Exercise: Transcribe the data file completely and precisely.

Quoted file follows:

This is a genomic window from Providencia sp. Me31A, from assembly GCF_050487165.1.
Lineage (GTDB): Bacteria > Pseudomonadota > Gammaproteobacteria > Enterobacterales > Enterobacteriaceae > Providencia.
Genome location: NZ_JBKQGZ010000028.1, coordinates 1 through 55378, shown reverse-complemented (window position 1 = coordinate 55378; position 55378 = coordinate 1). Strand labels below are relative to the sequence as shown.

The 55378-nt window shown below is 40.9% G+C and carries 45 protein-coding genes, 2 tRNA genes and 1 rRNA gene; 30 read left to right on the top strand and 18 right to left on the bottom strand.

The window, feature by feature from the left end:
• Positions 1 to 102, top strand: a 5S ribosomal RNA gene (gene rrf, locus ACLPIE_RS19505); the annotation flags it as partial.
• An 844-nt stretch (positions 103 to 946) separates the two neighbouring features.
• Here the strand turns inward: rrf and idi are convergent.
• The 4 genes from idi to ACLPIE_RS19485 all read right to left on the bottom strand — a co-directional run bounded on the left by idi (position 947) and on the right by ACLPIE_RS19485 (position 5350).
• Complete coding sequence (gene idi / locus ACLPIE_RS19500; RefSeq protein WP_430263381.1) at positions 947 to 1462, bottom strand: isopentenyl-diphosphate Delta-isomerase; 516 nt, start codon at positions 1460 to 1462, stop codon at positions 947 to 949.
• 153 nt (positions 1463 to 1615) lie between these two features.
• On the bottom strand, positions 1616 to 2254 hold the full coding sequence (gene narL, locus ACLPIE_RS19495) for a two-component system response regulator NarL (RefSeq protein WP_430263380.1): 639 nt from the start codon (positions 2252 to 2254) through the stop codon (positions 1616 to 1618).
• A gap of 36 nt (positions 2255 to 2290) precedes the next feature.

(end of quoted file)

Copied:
This is a genomic window from Providencia sp. Me31A, from assembly GCF_050487165.1.
Lineage (GTDB): Bacteria > Pseudomonadota > Gammaproteobacteria > Enterobacterales > Enterobacteriaceae > Providencia.
Genome location: NZ_JBKQGZ010000028.1, coordinates 1 through 55378, shown reverse-complemented (window position 1 = coordinate 55378; position 55378 = coordinate 1). Strand labels below are relative to the sequence as shown.

The 55378-nt window shown below is 40.9% G+C and carries 45 protein-coding genes, 2 tRNA genes and 1 rRNA gene; 30 read left to right on the top strand and 18 right to left on the bottom strand.

The window, feature by feature from the left end:
• Positions 1 to 102, top strand: a 5S ribosomal RNA gene (gene rrf, locus ACLPIE_RS19505); the annotation flags it as partial.
• An 844-nt stretch (positions 103 to 946) separates the two neighbouring features.
• Here the strand turns inward: rrf and idi are convergent.
• The 4 genes from idi to ACLPIE_RS19485 all read right to left on the bottom strand — a co-directional run bounded on the left by idi (position 947) and on the right by ACLPIE_RS19485 (position 5350).
• Complete coding sequence (gene idi / locus ACLPIE_RS19500; RefSeq protein WP_430263381.1) at positions 947 to 1462, bottom strand: isopentenyl-diphosphate Delta-isomerase; 516 nt, start codon at positions 1460 to 1462, stop codon at positions 947 to 949.
• 153 nt (positions 1463 to 1615) lie between these two features.
• On the bottom strand, positions 1616 to 2254 hold the full coding sequence (gene narL, locus ACLPIE_RS19495) for a two-component system response regulator NarL (RefSeq protein WP_430263380.1): 639 nt from the start codon (positions 2252 to 2254) through the stop codon (positions 1616 to 1618).
• A gap of 36 nt (positions 2255 to 2290) precedes the next feature.